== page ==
In the original explanation, much of the remaining text was simply negative spin. This explanation should stick to the topic of the alternative definition and not "here is an alternative definition and here is my smackdown". Of course, a fleshed out alternative angle definition may be required, depending on how you interpret the last line of the first paragraph. (see thesaurus.maths.org - an angle is a measure of turn) JackOL31 (talk) 21:57, 3 November 2009 (UTC)

I will make the above change in a week or so providing an opportunity for feedback prior to the change. JackOL31 (talk) 00:58, 7 November 2009 (UTC)
Yes, I think that it is fair to remove any negative spin, since the disputed definition of "congruent" is taught in many schools in the USA. We do need to make clear, however, for those not taught in the current American education system, that this does not mean that the diagrams representing the angles are congruent. Dbfirs 18:19, 7 November 2009 (UTC)
In my proposed change, I did try to state that we are only referring to an angle as a measure and not the angular figure itself. I didn't go into more detail since this is an article on angles rather than congruency and the update is for a small snippet within the article. If you have specific suggestions, I'd be happy to discuss them and revise as necessary. I believe what you're suggesting is what I was planning for the Congruence_(geometry) article, but I'm open to revision. Also, I was also thinking the link should also be changed to Congruence_(geometry) instead of the disambiguation page.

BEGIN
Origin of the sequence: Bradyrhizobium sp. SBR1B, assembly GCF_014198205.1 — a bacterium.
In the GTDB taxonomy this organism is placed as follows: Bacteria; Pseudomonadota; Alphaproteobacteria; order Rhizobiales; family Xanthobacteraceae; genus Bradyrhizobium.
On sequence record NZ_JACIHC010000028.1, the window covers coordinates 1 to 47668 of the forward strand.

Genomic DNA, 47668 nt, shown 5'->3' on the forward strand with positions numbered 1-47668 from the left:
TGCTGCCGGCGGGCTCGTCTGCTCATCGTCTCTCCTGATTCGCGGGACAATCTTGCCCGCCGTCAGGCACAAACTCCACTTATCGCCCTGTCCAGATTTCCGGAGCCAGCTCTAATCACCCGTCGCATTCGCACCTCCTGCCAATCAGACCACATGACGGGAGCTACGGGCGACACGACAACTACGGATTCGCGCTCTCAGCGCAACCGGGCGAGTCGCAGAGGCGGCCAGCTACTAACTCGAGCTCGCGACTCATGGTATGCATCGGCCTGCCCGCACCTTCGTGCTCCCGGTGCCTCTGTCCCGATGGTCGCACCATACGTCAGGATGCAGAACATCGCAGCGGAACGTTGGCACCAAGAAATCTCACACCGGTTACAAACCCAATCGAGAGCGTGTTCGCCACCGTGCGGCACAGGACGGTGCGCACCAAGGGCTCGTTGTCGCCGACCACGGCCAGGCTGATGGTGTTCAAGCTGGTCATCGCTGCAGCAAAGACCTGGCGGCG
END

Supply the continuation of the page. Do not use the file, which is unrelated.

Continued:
The proposed revision for congruent angles is reasonable given one uses the definition of angle as angular magnitude. The Congruence article essentially deals with congruence of "figures". However, most of the time we do not think of the term "angle" as a figure. We even say things such as "two sides and the included angle". Where some default to angle_figure, others default to angle_measure. Angles such as angle of inclination, elevation, depression, incidence, etc are angles not based on any length of sides. Same with angle settings for a mitre saw or surveying equipment. This alternate view avoids the implication that a quadrilateral has 4 angles and 8 sides (versus 4 angles and 4 sides). Also, it avoids the disconnect for similar, but noncongruent polygons having noncongruent angles when they both have corresponding angles with the same "opening" (we already know the corresponding sides are in proportion, all that is left are the angles). Both views have their pros and cons, but I wouldn't say it is a disputed definition. It is a different but equal definition. JackOL31 (talk) 22:33, 8 November 2009 (UTC)